I looked at memory usage under the following scenarios:

1) A clean boot with no additional apps open
2) Running Mobile Safari with 4 tabs open (two AnandTech.com tabs, two Apple.com tabs, all showing the same content)
3) Infinity Blade 3 (64-bit enabled) sitting at the very first scene once you start the game
4) iOS Maps in hybrid view with 3D mode enabled, with a WiFi assisted GPS lock on my physical location
5) Google Maps in the same view, under the same conditions. I threw in this one to have a 32-bit app reference point.

In general you’re looking at a 20 - 30% increase in memory footprint when dealing with an all 64-bit environment. At worst, the device’s total memory usage never exceeded 60% of what ships with the platform but these are admittedly fairly light use cases. With more apps open, including some doing work in the background, I do see relatively aggressive eviction of apps from memory. The most visible case is when Safari tabs have to be reloaded upon switching to them. Applications being evicted from memory don’t tend to be a huge problem since the A7 can reload them quickly.

The tricky part is you don’t really need all that much more memory. Unfortunately as with any dual-channel memory architecture, you’re fairly limited in how you can increase memory capacity and still get peak performance. Apple’s only move here would be to go to 2GB, which understandably comes with both power and financial costs. The former is a bigger concern for the iPhone 5s, but on the iPad Air I would’ve expected a transition sooner rather than later.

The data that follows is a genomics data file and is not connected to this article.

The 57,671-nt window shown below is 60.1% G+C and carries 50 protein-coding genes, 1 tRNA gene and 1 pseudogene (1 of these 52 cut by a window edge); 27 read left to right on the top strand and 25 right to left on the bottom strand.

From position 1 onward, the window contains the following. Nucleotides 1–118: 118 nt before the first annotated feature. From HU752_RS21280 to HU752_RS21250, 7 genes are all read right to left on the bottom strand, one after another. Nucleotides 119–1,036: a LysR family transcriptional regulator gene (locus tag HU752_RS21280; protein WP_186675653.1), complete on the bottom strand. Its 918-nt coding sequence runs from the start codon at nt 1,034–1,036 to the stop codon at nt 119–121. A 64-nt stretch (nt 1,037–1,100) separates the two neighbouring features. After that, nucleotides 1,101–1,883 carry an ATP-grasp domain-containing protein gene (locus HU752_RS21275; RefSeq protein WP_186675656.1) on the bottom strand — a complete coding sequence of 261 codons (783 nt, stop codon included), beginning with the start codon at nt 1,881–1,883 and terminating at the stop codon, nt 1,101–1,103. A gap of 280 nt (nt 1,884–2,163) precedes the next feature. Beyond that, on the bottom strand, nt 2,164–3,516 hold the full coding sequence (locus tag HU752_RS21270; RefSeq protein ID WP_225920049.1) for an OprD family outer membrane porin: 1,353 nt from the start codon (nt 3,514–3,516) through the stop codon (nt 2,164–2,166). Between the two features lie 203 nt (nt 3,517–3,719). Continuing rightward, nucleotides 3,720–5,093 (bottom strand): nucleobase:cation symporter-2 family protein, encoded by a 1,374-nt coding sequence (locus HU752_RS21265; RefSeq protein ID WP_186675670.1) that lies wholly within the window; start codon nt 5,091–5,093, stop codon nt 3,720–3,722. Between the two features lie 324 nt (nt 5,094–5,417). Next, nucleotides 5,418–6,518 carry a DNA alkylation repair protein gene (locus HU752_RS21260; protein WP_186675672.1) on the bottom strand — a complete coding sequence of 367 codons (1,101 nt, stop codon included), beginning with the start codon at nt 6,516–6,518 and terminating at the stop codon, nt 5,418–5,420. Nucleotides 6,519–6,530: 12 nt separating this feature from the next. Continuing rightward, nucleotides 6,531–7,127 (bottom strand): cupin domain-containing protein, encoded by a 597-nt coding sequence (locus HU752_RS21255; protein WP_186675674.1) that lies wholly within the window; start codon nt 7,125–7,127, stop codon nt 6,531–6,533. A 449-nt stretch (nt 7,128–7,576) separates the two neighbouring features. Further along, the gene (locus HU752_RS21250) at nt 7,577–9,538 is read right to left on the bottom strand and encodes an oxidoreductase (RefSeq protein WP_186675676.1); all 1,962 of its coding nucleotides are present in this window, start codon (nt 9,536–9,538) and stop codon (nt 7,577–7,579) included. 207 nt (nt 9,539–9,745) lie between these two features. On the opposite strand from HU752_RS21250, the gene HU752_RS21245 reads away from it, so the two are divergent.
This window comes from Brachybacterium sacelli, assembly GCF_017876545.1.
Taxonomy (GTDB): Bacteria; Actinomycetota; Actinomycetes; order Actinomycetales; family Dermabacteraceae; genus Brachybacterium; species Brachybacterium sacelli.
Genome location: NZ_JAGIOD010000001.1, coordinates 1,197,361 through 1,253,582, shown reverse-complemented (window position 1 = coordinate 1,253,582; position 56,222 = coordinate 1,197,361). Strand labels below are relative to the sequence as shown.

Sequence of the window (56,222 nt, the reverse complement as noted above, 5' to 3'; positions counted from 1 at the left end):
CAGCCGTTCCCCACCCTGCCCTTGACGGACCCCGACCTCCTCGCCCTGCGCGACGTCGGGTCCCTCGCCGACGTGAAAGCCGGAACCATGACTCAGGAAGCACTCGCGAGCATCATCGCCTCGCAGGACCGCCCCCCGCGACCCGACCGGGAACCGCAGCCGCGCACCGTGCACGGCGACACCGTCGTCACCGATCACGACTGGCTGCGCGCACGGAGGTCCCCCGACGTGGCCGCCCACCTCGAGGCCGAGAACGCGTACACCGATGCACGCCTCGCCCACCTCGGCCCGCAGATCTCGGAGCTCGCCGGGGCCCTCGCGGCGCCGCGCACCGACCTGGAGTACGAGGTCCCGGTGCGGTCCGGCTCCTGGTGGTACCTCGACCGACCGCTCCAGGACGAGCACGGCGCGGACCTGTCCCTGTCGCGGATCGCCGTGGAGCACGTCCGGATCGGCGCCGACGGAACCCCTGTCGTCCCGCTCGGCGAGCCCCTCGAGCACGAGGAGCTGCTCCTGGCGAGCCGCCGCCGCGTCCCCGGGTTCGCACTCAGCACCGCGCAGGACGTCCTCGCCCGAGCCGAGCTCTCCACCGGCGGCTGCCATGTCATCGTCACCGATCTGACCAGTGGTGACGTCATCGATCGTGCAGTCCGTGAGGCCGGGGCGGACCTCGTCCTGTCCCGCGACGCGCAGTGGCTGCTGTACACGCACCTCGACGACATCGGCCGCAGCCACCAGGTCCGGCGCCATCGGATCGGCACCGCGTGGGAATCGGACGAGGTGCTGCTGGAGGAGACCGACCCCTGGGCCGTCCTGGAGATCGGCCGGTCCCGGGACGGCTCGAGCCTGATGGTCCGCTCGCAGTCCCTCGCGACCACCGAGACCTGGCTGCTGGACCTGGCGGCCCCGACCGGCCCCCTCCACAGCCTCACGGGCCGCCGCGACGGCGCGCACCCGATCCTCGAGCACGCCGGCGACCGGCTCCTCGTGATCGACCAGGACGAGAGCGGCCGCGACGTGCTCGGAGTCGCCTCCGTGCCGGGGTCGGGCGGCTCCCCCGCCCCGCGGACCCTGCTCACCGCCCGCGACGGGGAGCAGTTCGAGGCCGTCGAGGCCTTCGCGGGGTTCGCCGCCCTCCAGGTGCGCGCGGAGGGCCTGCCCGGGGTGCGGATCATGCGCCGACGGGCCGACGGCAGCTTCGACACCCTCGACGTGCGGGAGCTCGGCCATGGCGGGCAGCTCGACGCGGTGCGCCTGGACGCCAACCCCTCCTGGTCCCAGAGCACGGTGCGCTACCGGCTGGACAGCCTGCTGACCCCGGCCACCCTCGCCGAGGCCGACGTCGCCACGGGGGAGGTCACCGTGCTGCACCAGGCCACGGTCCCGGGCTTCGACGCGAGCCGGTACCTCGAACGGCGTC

Although things seem to have improved with iOS 7.0.3, the 64-bit builds of the OS still seem to run into stability issues more frequently than their 32-bit counterparts. I still see low memory errors associated with any crashes. It could just be that the move to 64-bit applications (and associated memory pressure) is putting more stress on iOS’ memory management routines, which in turn exposes some weaknesses. The iPad Air crashed a couple of times on me (3 times total during the past week), but no where near as much as earlier devices running iOS 7.0.1.

Battery Life Final Words
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  • over9k - Tuesday, October 29, 2013 - link

    Two paragraphs in and this is already better than all the other "reviews" out there. Reply
  • Beautyspin - Tuesday, October 29, 2013 - link

    You should not really call any review by Anandtech of Apple products as reviews. They are homages paid to their shrine. This is a ritual with them.. Reply
  • Drumsticks - Tuesday, October 29, 2013 - link